For the student who attended last week’s General Assembly, it will not come as a surprise that many of Congress’ newest policy ideas were passed, and that Activity Period proved to be quite eventful. After a few hiccups with releasing the changes to the public, and a late announcement of the General Assembly, the turnout was fair and ample enough to reach quorum.
Most of the changes proposed by student government were easily passed, and quickly voted on by the students present. However, a number of occurrences and proposals resulted in debate, questions and an administration guest. As a matter of fact, Adam Reider, a student life animator at the College was present to discuss his view of the proposal to remove the vote of the administrative representative on the Congress board. Ingrained in his arguments were the notions that student life animators are hired to represent and speak on the behalf of students, and that a growing distance between administrative members and students may result in a severe change in atmosphere at the College. These argument, as expected, caused increasing nervousness among Congress members, especially with the student union moving forth with the accreditation vote coming up in just a short few weeks.
Overall, the members of Congress present to answer the questions of the student body offered some contradicting arguments, namely the general inclusion of administrative member Trudy St. Croix, student life animator, in Congress discussions, as well as the importance of her opinion on the board. Many of the members described the potential change as a symbolic gesture to put the power solely in the hands of members of the student union.
The crowd quickly joined in on the discussion with a series of thought-provoking questions, namely the difference between removing a veto power and removing a vote. As argued by a few students in the audience, Trudy’s vote cannot rule over any Congress decision, whether the government body is unanimous or not.
After an increasing number of concerns and questions, and stressed Congress members, the student body voted firmly against this proposed amendment, enabling the administrative member on Congress, Trudy St. Croix, the right to vote for at least the following year.
The next resolution having enticed debate related to the Honorary Congress member position being revamped into a first year member at large position. A student mentions the importance of having Congress experience in the room, and that in the rare event where elected members would all be student with no experience, an honorary member would be important. However, despite these concerns the vote put this change into motion, and the amendment was passed.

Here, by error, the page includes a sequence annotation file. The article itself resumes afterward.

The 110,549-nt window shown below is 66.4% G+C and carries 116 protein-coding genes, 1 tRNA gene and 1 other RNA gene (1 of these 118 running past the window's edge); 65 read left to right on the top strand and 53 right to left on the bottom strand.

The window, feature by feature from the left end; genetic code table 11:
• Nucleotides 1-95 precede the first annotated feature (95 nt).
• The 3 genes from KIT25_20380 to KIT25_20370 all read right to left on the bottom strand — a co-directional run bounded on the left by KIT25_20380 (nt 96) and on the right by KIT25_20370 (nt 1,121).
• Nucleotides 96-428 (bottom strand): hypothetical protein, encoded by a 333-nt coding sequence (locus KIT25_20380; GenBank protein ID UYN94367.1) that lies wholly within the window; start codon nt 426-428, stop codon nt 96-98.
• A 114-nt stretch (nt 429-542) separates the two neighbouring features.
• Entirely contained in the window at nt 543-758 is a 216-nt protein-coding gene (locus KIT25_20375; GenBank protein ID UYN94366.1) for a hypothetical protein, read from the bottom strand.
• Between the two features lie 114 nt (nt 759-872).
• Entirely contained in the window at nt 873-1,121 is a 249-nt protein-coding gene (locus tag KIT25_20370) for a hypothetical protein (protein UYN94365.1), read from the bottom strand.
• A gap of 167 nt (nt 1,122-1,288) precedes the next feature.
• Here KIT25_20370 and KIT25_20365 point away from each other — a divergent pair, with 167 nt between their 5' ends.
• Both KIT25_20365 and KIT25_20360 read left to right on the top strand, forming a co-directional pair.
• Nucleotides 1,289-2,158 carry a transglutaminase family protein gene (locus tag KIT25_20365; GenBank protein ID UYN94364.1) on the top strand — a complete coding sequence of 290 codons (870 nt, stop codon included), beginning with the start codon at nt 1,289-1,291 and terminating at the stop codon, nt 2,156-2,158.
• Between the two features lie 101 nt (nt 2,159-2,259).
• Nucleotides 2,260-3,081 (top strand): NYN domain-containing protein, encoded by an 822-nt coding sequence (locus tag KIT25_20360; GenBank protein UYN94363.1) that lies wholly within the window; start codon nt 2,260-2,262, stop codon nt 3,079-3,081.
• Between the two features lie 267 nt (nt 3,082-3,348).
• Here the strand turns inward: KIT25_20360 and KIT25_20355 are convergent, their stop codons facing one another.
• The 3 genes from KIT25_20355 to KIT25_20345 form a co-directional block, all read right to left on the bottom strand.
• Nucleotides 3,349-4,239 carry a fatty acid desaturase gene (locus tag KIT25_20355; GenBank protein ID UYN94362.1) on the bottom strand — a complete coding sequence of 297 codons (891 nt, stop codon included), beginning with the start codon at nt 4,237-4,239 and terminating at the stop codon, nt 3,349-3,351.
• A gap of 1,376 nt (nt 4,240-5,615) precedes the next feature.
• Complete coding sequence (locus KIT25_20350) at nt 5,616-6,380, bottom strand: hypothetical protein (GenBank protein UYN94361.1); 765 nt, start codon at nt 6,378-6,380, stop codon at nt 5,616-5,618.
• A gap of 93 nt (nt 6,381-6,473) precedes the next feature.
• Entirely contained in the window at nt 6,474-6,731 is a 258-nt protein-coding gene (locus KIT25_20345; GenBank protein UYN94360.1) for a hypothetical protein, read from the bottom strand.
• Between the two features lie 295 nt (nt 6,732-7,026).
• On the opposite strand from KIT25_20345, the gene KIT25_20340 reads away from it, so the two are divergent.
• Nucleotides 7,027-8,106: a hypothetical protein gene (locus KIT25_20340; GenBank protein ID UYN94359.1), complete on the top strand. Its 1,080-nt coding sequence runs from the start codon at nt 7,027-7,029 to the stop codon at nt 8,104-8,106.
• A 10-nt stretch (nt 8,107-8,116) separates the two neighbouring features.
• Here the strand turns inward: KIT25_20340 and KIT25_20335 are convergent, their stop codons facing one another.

In important news regarding communications with Congress, and strongly affecting our news outlet, the student body passed an amendment requiring all running candidates in any MSU elections to agree to publish their ranking following the voting procedure. This was not allowed last year, despite many inquiries, and is now a requirement for all candidates that is included in the electoral rules issued out by Congress.
In more controversial news, an amendment was passed regarding document request from Congress, and more specifically regarding the vote necessary to stagnate or pass these types of communications. The student government has proven to take part in transparency initiatives at the College, namely with the upcoming publication of club budgets, financial reports and much more on a website the student body has yet to see. Overall, the amendment has simply changed the way Congress is allowed to refuse to divulge information in the sense that it makes it harder for the body to come to a negative consensus.
Lastly, it is important to note that a few inquiries regarding Congress members’ right to vote during the General Assembly took place. While this procedure may allow disapproval of Congress members for their resolutions to be voiced and may be a normal function of any resolution-making body, the overall structure and size of the GA could make it irrelevant. As Congress passes its proposed resolutions within the body first, it is to be assumed that a strong majority of its members agree with presented amendments at the GA. It also has to be pointed out that General Assemblies at the College usually only contain around 60 to 70 students, including Congress members. Considering this unbalanced proportion of student vs Congress members, students must decide for themselves if this makes the votes unfair, and consequently proposed amendments easier to pass.
Written by MWR Executive, Véronique Leblanc